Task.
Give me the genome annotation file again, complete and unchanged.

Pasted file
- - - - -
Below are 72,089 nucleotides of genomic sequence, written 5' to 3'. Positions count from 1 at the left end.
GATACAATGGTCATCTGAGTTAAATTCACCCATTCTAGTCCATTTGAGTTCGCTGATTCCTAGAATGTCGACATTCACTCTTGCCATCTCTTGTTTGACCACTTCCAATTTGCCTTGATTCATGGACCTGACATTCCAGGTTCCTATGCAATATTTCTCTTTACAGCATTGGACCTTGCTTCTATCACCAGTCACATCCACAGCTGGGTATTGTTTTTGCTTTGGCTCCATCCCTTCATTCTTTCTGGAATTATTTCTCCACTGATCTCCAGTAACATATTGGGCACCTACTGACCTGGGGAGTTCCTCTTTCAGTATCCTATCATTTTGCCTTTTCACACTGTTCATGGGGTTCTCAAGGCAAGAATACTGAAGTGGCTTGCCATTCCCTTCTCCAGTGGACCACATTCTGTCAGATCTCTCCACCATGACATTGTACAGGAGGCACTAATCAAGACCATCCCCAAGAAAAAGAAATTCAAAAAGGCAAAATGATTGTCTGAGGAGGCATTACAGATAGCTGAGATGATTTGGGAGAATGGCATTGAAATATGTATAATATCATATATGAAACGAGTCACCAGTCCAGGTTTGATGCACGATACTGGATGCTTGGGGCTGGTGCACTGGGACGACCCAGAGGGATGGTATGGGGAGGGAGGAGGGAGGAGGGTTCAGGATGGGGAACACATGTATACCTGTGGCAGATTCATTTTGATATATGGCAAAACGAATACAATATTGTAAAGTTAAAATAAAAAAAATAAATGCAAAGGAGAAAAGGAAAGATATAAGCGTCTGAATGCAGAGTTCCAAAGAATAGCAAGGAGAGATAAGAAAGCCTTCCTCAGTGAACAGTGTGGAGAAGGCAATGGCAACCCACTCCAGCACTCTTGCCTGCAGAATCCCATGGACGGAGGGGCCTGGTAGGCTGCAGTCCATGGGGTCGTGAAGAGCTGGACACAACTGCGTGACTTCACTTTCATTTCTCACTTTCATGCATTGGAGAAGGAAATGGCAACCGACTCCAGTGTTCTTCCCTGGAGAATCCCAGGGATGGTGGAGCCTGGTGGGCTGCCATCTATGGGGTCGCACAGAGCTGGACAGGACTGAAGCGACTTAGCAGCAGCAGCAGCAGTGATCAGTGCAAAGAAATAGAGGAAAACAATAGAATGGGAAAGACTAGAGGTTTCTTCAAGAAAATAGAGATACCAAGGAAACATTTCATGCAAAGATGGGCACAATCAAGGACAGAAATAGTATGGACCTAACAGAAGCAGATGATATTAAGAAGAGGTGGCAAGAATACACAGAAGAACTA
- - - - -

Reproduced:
Below are 72,089 nucleotides of genomic sequence, written 5' to 3'. Positions count from 1 at the left end.
GATACAATGGTCATCTGAGTTAAATTCACCCATTCTAGTCCATTTGAGTTCGCTGATTCCTAGAATGTCGACATTCACTCTTGCCATCTCTTGTTTGACCACTTCCAATTTGCCTTGATTCATGGACCTGACATTCCAGGTTCCTATGCAATATTTCTCTTTACAGCATTGGACCTTGCTTCTATCACCAGTCACATCCACAGCTGGGTATTGTTTTTGCTTTGGCTCCATCCCTTCATTCTTTCTGGAATTATTTCTCCACTGATCTCCAGTAACATATTGGGCACCTACTGACCTGGGGAGTTCCTCTTTCAGTATCCTATCATTTTGCCTTTTCACACTGTTCATGGGGTTCTCAAGGCAAGAATACTGAAGTGGCTTGCCATTCCCTTCTCCAGTGGACCACATTCTGTCAGATCTCTCCACCATGACATTGTACAGGAGGCACTAATCAAGACCATCCCCAAGAAAAAGAAATTCAAAAAGGCAAAATGATTGTCTGAGGAGGCATTACAGATAGCTGAGATGATTTGGGAGAATGGCATTGAAATATGTATAATATCATATATGAAACGAGTCACCAGTCCAGGTTTGATGCACGATACTGGATGCTTGGGGCTGGTGCACTGGGACGACCCAGAGGGATGGTATGGGGAGGGAGGAGGGAGGAGGGTTCAGGATGGGGAACACATGTATACCTGTGGCAGATTCATTTTGATATATGGCAAAACGAATACAATATTGTAAAGTTAAAATAAAAAAAATAAATGCAAAGGAGAAAAGGAAAGATATAAGCGTCTGAATGCAGAGTTCCAAAGAATAGCAAGGAGAGATAAGAAAGCCTTCCTCAGTGAACAGTGTGGAGAAGGCAATGGCAACCCACTCCAGCACTCTTGCCTGCAGAATCCCATGGACGGAGGGGCCTGGTAGGCTGCAGTCCATGGGGTCGTGAAGAGCTGGACACAACTGCGTGACTTCACTTTCATTTCTCACTTTCATGCATTGGAGAAGGAAATGGCAACCGACTCCAGTGTTCTTCCCTGGAGAATCCCAGGGATGGTGGAGCCTGGTGGGCTGCCATCTATGGGGTCGCACAGAGCTGGACAGGACTGAAGCGACTTAGCAGCAGCAGCAGCAGTGATCAGTGCAAAGAAATAGAGGAAAACAATAGAATGGGAAAGACTAGAGGTTTCTTCAAGAAAATAGAGATACCAAGGAAACATTTCATGCAAAGATGGGCACAATCAAGGACAGAAATAGTATGGACCTAACAGAAGCAGATGATATTAAGAAGAGGTGGCAAGAATACACAGAAGAACTA